Wednesday, March 4, 2009

SAS Date,Time and datetime functions

A Beginners Guide to SAS Date and Time Handling:


The SAS system provides a plethora of methods to handle date and time values. Correct date
computation became a very important subject when the world became aware of the Year 2000 issue. Computer users now realize most applications contain date and time variables. This beginning tutorial describes how the SAS system 1) stores dates, datetimes, and times; 2) reads date/time variables from "Raw Data Files" and from SAS data sets. It covers when and where to use SAS Informats and formats. Next it describes the easy methods to perform date/time arithmetic via date/time SAS functions.

The paper shows how SAS date Formats can be used in SAS Procedures such as PRINT, FREQ,
and CHART. Finally the tutorial will discuss Year 2000 issues and how SAS software helps you maintain correct date integrity and prevent future Y2k problems in the new millennium.

More can be read at:

How to Read, Write, and Manipulate SAS® Dates:


No matter how long you’ve been programming in SAS, using and manipulating dates still seems to require effort.

Learn all about SAS dates, the different ways they can be presented, and how to make them useful. This paper includes excellent examples in dealing with raw input dates, functions to manage dates, and outputting SAS dates into other formats. Included is all the date information you will need: date and time functions, Informats, formats, and arithmetic operations.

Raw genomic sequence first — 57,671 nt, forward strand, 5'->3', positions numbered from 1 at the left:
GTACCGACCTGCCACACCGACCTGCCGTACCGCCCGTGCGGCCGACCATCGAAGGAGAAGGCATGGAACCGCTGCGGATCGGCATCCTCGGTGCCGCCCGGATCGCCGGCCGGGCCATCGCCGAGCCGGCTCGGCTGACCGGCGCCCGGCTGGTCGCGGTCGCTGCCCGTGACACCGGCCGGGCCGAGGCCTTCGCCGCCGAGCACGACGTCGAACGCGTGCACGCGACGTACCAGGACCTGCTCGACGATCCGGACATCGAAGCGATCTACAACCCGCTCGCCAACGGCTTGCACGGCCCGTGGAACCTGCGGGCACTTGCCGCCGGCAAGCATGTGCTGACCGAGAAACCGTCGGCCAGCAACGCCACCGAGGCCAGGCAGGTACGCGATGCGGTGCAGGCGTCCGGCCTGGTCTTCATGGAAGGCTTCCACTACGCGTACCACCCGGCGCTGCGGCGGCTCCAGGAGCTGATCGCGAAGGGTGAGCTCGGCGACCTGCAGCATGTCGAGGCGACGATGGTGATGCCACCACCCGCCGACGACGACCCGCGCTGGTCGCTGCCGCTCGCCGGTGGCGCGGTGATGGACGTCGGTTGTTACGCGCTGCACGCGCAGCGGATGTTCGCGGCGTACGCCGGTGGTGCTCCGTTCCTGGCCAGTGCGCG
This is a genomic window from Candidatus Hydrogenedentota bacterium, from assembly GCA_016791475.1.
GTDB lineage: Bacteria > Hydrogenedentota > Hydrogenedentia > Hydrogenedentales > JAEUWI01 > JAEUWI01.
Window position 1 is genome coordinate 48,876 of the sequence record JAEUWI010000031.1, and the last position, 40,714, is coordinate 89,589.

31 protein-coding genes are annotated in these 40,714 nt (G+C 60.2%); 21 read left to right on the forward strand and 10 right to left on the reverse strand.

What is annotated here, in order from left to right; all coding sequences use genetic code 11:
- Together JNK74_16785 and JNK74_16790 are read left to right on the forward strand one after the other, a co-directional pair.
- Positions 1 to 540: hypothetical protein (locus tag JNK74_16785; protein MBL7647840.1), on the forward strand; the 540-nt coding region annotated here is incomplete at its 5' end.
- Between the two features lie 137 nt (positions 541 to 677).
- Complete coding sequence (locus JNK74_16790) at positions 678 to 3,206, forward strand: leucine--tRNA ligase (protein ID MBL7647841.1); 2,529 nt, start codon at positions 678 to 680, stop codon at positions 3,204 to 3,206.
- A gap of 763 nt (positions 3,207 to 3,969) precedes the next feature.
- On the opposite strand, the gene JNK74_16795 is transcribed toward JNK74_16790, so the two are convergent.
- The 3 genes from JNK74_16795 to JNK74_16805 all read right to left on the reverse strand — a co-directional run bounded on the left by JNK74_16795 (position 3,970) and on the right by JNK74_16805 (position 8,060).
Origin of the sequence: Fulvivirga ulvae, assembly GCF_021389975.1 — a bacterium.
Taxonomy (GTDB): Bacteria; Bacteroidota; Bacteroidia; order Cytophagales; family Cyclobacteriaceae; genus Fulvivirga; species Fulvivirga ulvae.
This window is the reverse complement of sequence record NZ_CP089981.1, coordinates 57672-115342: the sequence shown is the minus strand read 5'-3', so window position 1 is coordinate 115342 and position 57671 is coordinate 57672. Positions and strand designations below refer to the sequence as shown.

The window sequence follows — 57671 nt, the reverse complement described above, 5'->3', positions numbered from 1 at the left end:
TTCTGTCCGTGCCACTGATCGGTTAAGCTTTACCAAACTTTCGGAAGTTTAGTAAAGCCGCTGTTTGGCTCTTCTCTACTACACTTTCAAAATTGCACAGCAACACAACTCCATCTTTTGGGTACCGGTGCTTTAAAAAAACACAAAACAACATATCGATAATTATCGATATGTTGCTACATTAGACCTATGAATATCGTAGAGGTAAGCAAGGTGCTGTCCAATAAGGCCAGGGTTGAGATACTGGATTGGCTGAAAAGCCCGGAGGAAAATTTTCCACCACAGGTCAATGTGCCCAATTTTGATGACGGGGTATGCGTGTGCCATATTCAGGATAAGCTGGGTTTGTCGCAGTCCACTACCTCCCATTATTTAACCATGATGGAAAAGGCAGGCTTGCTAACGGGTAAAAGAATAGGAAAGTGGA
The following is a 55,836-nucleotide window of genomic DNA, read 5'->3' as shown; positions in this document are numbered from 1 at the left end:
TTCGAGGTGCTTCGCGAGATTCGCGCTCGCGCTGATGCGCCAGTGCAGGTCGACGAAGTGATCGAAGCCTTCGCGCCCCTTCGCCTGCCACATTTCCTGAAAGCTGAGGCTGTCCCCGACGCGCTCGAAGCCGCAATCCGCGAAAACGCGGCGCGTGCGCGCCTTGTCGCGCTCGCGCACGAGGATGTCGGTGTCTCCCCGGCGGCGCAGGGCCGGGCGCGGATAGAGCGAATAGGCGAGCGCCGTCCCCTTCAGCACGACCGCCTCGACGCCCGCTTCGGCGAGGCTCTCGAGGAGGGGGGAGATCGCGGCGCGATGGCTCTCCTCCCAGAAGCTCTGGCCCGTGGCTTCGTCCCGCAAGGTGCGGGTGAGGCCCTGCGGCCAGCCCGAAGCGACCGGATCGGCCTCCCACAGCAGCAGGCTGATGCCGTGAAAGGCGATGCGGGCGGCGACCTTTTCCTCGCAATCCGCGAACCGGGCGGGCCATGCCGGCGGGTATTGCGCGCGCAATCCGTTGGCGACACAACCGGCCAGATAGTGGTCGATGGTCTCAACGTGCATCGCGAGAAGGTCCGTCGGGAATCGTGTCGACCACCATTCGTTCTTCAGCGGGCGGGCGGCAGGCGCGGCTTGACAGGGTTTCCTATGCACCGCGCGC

A date is unique within SAS programming. It is neither a character value nor a typical numeric. It is a special case of a numeric variable. In other words, a SAS date is a special representation of a calendar date. Unlike dates in many other languages, SAS has a specific numeric value assigned to each day. The starting point for all SAS dates is January 1st, 1960 and is represented as day zero (0). All previous and subsequent dates are represented with numeric values plus (+) or minus (-) from this starting point. The simplicity of the approach is there will never be a point in the past (since the start of the Gregorian calendar) or future that can not be represented by a

More can be read at:

Working With SAS® System Date and Time Functions

SAS Date, Time, and Datetime Functions


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